If I’m going to be perfectly honest, I used to hate horror movies. It might be a social faux pas to say, but I didn’t see any merit in them. To me, they were just another unnecessary source of anxiety in an already anxiety-inducing world. Then the pandemic hit. Now, I don’t just like scary movies, I love them. I’d even go as far as to say I need them. But why?

I can’t quite answer that. What I do know is that horror movies have turned from a great source of anxiety for me to a kind of comfort or escape. The jump scares and ghost stories in horror movies seem so out of this world that it’s hard for me to be scared of them, especially when the real world is already so scary. It can be helpful to direct your anxiety into something not only fictional but so unworldly and absurd that you can’t imagine it happening in real life.

There’s been a pandemic outside for over a year now, and a whole host of political and human rights worries have both prolonged the pandemic, and been unearthed by it. Sometimes it’s nice to retreat into a world of haunted houses and demons from other dimensions, even if just for a moment. When I’m watching these movies, I’m more focused on ghosts than on the pandemic, and that’s a much-needed distraction.

Still, even if it’s easy to escape, it’s not always right. I think that part of the appeal of horror movies isn’t just how distant they are from the real world. They also appeal also because they represent the real world all too well. Media isn’t just a place to escape, but a place to reflect on the state of our society. We obviously can’t turn our backs on the real world forever.

For me, watching horror movies during quarantine helped me understand the world outside of me, even when I wasn’t able to experience it personally. There are clear-cut examples, such as Get Out or Us, which criticize racism and societal inequality, or Pan’s Labyrinth, which is essentially a parable for fascism. Even the ones without overt political messages can be commentaries on the state of our society. Films like It Follows and Scream are commentaries on the sexist tropes and slut-shaming present in a lot of horror flicks and turn those stereotypes on their head.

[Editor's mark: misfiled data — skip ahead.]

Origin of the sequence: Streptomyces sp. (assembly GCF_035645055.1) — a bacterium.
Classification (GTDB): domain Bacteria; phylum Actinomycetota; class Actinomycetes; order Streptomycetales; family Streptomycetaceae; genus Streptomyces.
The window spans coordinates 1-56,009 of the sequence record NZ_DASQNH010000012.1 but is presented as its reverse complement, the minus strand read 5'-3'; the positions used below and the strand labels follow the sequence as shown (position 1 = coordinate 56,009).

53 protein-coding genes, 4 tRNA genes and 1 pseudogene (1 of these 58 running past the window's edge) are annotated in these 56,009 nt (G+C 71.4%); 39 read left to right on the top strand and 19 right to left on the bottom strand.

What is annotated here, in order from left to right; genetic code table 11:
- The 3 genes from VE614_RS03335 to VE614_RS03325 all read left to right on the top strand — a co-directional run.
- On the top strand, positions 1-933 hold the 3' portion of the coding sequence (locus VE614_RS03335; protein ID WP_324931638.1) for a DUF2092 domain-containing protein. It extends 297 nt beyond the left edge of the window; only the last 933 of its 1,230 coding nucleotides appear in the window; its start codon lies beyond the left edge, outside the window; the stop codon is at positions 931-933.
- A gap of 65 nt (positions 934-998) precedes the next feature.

Horror movies are also very helpful for anyone dealing with isolation, anxiety, or uncertainty. Watching films like Midsommar or The Babadook, which feature women undergoing mental health crises while also encountering supernatural horrors, made me feel somewhat seen. Going through a mental health crisis can sometimes feel overwhelming and close to the supernatural. I’ll admit, seeing my struggles through the lens of a horror movie is actually really effective. Sure, it’s not realistic, but it still makes me feel less alone.

Horror movies were always unnecessarily stressful to me, and I couldn’t find any artistic value in them.  I admit that I was totally wrong. Part of me was just being pretentious, and part of me was still working through my own issues with anxiety. I don’t blame anyone who doesn’t like horror movies, because we all have our own tastes. Still,  I’m now proud to say that putting on a scary movie is comforting for me. Sometimes, the real world is confusing and scary, and watching a story about supernatural issues is easier than confronting real ones.

However, it goes deeper than just escapism. Horror movies actually help me conceptualize and challenge the real issues the world is facing. They’ve forced me to confront both my personal issues and the role I play in society. Scary movies started out as an escape and then became a wake-up call. They became a way for me to start understanding complex societal issues that were difficult to wrap my head around – to serve as a stepping stone for more nuanced discussions and ideas.

Of course, horror movies have gone above and beyond just being ‘scary’. In fact, it’s been pretty eye-opening for me. From stereotypical horror movies to ones that dissect issues like racism and feminism (I’m looking at you, Get Out and Jennifer’s Body), there truly is something for everyone – especially if by the end of the movie, you can’t sleep at night.

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  • Camilla Selian Meeker

    Camilla Meeker is a sophomore at Vassar College specializing in nineteenth century history and literature. She is an avid writer, reader, and costumer with an interest in Middle Eastern studies, historical clothing, and journalism. Camilla loves creative work and writing of any sort, and is excited to join the Tempest's summer editorial fellowship.

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